I’m always a little peeved when someone depicts the shape of Idaho from memory, getting it a little wrong. This monument stretches the state from east to west, giving it a fat panhandle hardly worthy of the name. But that’s the least of the issues with this monument. The number of pioneers killed is a little off. By 300.
The earliest recorded mention of what would have been about the worst massacre ever in the old West was in 1927. That was 66 years after it was supposed to have taken place.
A 1937 article in the Idaho Statesman about the effort to erect a monument at the site noted that, “Idaho’s written histories, for some reason, say little or nothing of the Almo Massacre.”
Esteemed historian Brigham Madsen decided to look into the massacre. Madsen was a meticulous researcher and truth seeker. He checked newspapers of the time, which typically carried every clash between Indians and settlers with practiced sensationalism. Nada. He checked records from the War Department, the Indian Service, and state and territorial records. Zip.
His conclusion was that there was no such incident. So why did the Sons and Daughters of Idaho Pioneers put up the monument? In his opinion, it came about when a couple of area newspapers came up with something called “Exploration Day” in 1938. It was meant to bring tourists to Almo to gawk at City of Rocks, a nearby area of rock pinnacles that stands well enough on its own grandeur, thank you very much, and needs no help from a monument.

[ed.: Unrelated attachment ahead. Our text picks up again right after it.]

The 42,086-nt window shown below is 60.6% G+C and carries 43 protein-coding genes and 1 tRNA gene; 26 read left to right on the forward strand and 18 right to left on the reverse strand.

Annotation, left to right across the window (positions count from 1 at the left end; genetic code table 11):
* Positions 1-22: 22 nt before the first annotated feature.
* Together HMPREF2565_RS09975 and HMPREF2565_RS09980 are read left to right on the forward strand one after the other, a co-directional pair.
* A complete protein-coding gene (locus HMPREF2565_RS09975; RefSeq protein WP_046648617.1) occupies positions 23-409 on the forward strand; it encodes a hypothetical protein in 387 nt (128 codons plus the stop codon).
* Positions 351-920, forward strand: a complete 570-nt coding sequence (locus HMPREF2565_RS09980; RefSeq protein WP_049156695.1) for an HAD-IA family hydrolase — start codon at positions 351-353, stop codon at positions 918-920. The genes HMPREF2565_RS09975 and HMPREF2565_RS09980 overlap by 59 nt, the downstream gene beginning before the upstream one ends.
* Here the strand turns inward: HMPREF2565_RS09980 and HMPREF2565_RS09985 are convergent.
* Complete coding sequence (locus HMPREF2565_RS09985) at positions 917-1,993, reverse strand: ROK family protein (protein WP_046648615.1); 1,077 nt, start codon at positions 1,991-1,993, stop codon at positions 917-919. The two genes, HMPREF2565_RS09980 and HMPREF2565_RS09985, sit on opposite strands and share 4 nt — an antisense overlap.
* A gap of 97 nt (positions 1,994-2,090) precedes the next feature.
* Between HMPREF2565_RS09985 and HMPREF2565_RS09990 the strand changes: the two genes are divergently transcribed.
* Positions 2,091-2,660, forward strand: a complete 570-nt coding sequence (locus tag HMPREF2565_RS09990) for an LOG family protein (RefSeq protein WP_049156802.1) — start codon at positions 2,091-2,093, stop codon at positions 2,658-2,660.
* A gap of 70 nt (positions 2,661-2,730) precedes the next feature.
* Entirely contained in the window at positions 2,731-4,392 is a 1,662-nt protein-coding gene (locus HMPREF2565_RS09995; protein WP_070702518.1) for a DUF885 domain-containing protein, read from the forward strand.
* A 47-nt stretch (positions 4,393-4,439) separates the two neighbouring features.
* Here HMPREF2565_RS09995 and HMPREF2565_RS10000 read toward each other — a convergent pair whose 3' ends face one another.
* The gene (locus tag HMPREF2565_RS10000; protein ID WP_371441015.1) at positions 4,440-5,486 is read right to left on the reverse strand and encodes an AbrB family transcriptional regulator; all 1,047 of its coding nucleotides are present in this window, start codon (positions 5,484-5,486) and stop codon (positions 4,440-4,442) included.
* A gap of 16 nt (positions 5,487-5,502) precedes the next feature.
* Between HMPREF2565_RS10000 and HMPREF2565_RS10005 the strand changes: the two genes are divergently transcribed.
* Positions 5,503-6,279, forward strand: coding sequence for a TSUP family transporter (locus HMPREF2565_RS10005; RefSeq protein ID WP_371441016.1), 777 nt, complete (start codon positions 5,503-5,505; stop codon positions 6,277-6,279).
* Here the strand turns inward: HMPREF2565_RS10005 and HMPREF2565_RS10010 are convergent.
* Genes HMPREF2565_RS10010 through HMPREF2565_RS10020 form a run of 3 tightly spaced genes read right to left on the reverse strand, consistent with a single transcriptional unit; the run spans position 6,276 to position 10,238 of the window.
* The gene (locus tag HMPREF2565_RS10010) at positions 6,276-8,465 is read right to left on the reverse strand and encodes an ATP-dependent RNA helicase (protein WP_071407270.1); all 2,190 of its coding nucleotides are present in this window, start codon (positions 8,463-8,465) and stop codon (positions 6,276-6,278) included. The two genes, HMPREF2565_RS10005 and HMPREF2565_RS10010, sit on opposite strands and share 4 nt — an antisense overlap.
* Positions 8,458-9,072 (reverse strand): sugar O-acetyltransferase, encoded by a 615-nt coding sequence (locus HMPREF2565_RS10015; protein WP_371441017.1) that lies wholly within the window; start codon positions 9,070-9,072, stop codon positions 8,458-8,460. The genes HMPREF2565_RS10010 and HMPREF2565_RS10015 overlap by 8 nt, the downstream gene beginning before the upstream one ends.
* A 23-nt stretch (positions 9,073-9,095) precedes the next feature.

The promotion seemed to work, though President Franklin Delano Roosevelt sent his regrets when invited to the unveiling of the monument. In 1939, the Statesman carried a detailed account of the massacre, notably starting with this paragraph: “Public interest in the City of Rocks near Oakley was revived recently by the second official exploration. Efforts to have the area designated as a national monument are progressing.” The detailed account gave practically a blow-by-blow description of the massacre, leaving out only the names of a single person who died there or the names of any of the five survivors.
So where did all the detail about the massacre come from? I found the account in a book called Six Decades Back, by Charles Shirley Walgamott, published first by Caxton in 1936 and republished by University of Idaho Press in 1990. Many of the newspaper accounts are lifted word for word from the book. Walgamott relied on the memory of W.M. E. Johnston who was a 12-year-old living in Ogden, Utah at the time of the alleged massacre. He remembered stories about the event from that time. About a dozen years later he and his family moved to the Almo area and began farming at the massacre site. He claimed they often plowed up old coins, pistols, and other evidence that it had taken place.
Merle Wells and other historians at the Idaho State Historical Society agreed with Madsen that the event never happened, and in the mid-1990s they proposed to take the stone down in the interest of accuracy. The residents of Almo were not at all thrilled with that idea. They had grown up hearing the story of the Almo Massacre. It was part of their cultural fabric. So, the stone stayed in place.
So did the City of Rocks. It should be on your bucket list to see the City of Rocks National Reserve, now jointly managed by the Idaho Department of Parks and Recreation and the National Park Service. While you’re there, check out Castle Rocks State Park. Oh, and that monument, if you’re curious.